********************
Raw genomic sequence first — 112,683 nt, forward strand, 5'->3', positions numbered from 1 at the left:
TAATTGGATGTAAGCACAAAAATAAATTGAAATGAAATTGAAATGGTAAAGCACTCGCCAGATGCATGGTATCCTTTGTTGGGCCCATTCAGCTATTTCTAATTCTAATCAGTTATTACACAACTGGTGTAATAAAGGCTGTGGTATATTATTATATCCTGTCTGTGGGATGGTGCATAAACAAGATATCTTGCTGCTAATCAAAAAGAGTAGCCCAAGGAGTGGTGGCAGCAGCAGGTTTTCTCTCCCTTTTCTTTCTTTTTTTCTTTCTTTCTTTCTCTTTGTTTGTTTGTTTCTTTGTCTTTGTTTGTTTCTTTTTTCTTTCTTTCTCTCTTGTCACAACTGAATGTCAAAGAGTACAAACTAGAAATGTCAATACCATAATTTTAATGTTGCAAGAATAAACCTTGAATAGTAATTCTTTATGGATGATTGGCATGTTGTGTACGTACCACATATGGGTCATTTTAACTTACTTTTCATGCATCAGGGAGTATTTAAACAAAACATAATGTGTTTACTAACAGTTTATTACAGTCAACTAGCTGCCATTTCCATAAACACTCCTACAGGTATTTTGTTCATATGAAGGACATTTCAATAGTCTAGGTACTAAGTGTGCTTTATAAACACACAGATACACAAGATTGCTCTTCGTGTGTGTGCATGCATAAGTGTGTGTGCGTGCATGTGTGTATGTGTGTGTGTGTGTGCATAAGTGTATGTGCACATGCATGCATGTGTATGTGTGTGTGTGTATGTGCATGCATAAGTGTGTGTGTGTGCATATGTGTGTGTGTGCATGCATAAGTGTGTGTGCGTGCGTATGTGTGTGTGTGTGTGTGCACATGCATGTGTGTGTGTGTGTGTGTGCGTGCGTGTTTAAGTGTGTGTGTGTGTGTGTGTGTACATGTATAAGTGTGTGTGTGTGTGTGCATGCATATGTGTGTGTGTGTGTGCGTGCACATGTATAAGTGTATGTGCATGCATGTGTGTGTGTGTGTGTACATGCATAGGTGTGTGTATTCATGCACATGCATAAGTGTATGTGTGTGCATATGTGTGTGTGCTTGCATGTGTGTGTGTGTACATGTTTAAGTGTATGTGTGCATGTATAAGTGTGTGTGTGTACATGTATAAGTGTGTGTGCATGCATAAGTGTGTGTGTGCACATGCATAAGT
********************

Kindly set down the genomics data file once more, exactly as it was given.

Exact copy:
Raw genomic sequence first — 112,683 nt, forward strand, 5'->3', positions numbered from 1 at the left:
TAATTGGATGTAAGCACAAAAATAAATTGAAATGAAATTGAAATGGTAAAGCACTCGCCAGATGCATGGTATCCTTTGTTGGGCCCATTCAGCTATTTCTAATTCTAATCAGTTATTACACAACTGGTGTAATAAAGGCTGTGGTATATTATTATATCCTGTCTGTGGGATGGTGCATAAACAAGATATCTTGCTGCTAATCAAAAAGAGTAGCCCAAGGAGTGGTGGCAGCAGCAGGTTTTCTCTCCCTTTTCTTTCTTTTTTTCTTTCTTTCTTTCTCTTTGTTTGTTTGTTTCTTTGTCTTTGTTTGTTTCTTTTTTCTTTCTTTCTCTCTTGTCACAACTGAATGTCAAAGAGTACAAACTAGAAATGTCAATACCATAATTTTAATGTTGCAAGAATAAACCTTGAATAGTAATTCTTTATGGATGATTGGCATGTTGTGTACGTACCACATATGGGTCATTTTAACTTACTTTTCATGCATCAGGGAGTATTTAAACAAAACATAATGTGTTTACTAACAGTTTATTACAGTCAACTAGCTGCCATTTCCATAAACACTCCTACAGGTATTTTGTTCATATGAAGGACATTTCAATAGTCTAGGTACTAAGTGTGCTTTATAAACACACAGATACACAAGATTGCTCTTCGTGTGTGTGCATGCATAAGTGTGTGTGCGTGCATGTGTGTATGTGTGTGTGTGTGTGCATAAGTGTATGTGCACATGCATGCATGTGTATGTGTGTGTGTGTATGTGCATGCATAAGTGTGTGTGTGTGCATATGTGTGTGTGTGCATGCATAAGTGTGTGTGCGTGCGTATGTGTGTGTGTGTGTGTGCACATGCATGTGTGTGTGTGTGTGTGTGCGTGCGTGTTTAAGTGTGTGTGTGTGTGTGTGTGTACATGTATAAGTGTGTGTGTGTGTGTGCATGCATATGTGTGTGTGTGTGTGCGTGCACATGTATAAGTGTATGTGCATGCATGTGTGTGTGTGTGTGTACATGCATAGGTGTGTGTATTCATGCACATGCATAAGTGTATGTGTGTGCATATGTGTGTGTGCTTGCATGTGTGTGTGTGTACATGTTTAAGTGTATGTGTGCATGTATAAGTGTGTGTGTGTACATGTATAAGTGTGTGTGCATGCATAAGTGTGTGTGTGCACATGCATAAGT